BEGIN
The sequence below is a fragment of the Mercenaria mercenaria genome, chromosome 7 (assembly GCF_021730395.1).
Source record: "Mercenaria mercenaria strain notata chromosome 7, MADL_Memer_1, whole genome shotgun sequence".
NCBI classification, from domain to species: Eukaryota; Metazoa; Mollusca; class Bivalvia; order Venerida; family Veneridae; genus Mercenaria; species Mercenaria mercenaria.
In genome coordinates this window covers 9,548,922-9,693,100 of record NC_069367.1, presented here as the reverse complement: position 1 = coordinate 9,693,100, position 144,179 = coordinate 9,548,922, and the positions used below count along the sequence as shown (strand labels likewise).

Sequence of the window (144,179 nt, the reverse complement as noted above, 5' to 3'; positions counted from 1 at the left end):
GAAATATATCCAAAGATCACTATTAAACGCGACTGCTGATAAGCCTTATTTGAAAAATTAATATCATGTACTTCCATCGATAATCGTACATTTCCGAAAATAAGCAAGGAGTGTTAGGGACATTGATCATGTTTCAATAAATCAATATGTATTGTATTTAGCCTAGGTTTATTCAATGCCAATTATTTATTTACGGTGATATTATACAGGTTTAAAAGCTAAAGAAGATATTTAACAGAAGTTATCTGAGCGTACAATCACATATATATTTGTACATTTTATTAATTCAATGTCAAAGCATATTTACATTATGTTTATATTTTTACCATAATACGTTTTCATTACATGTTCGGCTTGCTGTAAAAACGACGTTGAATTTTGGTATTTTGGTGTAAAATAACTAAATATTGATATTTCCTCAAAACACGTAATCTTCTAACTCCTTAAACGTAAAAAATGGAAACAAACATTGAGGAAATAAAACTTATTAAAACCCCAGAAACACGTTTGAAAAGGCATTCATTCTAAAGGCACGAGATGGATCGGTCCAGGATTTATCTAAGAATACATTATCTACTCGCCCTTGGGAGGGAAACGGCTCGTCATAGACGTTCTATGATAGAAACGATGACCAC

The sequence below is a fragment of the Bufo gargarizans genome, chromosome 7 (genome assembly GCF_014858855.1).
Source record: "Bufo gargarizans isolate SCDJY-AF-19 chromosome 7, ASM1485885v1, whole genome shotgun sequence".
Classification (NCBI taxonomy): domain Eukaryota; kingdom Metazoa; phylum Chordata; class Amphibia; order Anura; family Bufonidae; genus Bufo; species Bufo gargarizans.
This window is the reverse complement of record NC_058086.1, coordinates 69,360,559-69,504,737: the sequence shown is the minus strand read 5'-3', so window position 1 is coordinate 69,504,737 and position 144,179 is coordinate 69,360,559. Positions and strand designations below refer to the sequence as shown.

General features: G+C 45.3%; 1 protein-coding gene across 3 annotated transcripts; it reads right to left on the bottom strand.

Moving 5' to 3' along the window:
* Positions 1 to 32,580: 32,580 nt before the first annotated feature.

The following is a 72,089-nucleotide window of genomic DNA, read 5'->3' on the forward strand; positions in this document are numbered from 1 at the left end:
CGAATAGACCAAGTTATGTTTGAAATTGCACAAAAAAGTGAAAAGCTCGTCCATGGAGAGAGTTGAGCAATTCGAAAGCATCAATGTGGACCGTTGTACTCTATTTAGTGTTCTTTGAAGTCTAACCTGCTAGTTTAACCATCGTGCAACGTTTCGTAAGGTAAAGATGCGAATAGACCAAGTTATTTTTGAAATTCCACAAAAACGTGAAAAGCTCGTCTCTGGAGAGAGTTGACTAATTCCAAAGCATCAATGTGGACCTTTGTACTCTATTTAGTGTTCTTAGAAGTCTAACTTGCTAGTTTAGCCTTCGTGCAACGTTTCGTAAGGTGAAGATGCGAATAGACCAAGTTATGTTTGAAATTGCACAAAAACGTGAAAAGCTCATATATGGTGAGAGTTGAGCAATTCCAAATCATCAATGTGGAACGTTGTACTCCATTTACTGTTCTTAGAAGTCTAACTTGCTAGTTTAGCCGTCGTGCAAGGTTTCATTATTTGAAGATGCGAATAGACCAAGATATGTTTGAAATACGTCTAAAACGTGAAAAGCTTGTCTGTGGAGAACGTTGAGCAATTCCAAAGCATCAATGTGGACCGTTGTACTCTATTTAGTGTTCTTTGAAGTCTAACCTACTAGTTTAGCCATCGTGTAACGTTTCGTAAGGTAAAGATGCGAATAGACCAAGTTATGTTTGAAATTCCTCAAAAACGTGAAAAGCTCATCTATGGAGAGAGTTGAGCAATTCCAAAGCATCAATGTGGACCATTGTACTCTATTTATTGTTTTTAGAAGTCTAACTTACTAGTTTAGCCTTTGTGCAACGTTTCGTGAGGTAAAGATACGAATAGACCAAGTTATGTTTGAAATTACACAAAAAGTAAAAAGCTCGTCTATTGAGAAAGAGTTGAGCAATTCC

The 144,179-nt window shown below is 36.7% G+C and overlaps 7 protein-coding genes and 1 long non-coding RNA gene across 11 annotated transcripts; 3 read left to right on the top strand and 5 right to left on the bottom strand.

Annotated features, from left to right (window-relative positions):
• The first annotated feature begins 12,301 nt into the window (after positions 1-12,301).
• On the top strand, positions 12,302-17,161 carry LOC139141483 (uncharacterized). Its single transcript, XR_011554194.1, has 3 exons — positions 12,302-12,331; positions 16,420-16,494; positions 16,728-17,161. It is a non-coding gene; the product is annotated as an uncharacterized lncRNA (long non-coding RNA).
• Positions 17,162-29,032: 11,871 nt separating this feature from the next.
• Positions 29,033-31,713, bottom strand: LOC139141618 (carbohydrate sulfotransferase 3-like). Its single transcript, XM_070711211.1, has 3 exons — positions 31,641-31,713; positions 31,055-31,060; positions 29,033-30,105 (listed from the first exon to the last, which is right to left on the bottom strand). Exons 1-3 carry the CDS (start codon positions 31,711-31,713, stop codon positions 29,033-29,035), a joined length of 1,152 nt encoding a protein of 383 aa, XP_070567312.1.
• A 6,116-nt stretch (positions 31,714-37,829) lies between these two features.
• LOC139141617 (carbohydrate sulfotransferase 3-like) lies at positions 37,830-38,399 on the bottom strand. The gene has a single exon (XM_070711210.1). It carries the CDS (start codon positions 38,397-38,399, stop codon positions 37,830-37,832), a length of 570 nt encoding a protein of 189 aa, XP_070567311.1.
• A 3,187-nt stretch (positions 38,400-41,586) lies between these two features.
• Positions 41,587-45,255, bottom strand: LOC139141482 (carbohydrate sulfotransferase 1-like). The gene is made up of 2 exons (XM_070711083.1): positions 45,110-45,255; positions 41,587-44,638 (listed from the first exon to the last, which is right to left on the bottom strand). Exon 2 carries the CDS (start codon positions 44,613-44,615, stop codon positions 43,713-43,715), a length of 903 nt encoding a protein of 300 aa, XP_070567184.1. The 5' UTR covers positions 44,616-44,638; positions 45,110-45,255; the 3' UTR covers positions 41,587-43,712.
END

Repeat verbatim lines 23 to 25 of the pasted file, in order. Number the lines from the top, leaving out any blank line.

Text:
• LOC139141617 (carbohydrate sulfotransferase 3-like) lies at positions 37,830-38,399 on the bottom strand. The gene has a single exon (XM_070711210.1). It carries the CDS (start codon positions 38,397-38,399, stop codon positions 37,830-37,832), a length of 570 nt encoding a protein of 189 aa, XP_070567311.1.
• A 3,187-nt stretch (positions 38,400-41,586) lies between these two features.
• Positions 41,587-45,255, bottom strand: LOC139141482 (carbohydrate sulfotransferase 1-like). The gene is made up of 2 exons (XM_070711083.1): positions 45,110-45,255; positions 41,587-44,638 (listed from the first exon to the last, which is right to left on the bottom strand). Exon 2 carries the CDS (start codon positions 44,613-44,615, stop codon positions 43,713-43,715), a length of 903 nt encoding a protein of 300 aa, XP_070567184.1. The 5' UTR covers positions 44,616-44,638; positions 45,110-45,255; the 3' UTR covers positions 41,587-43,712.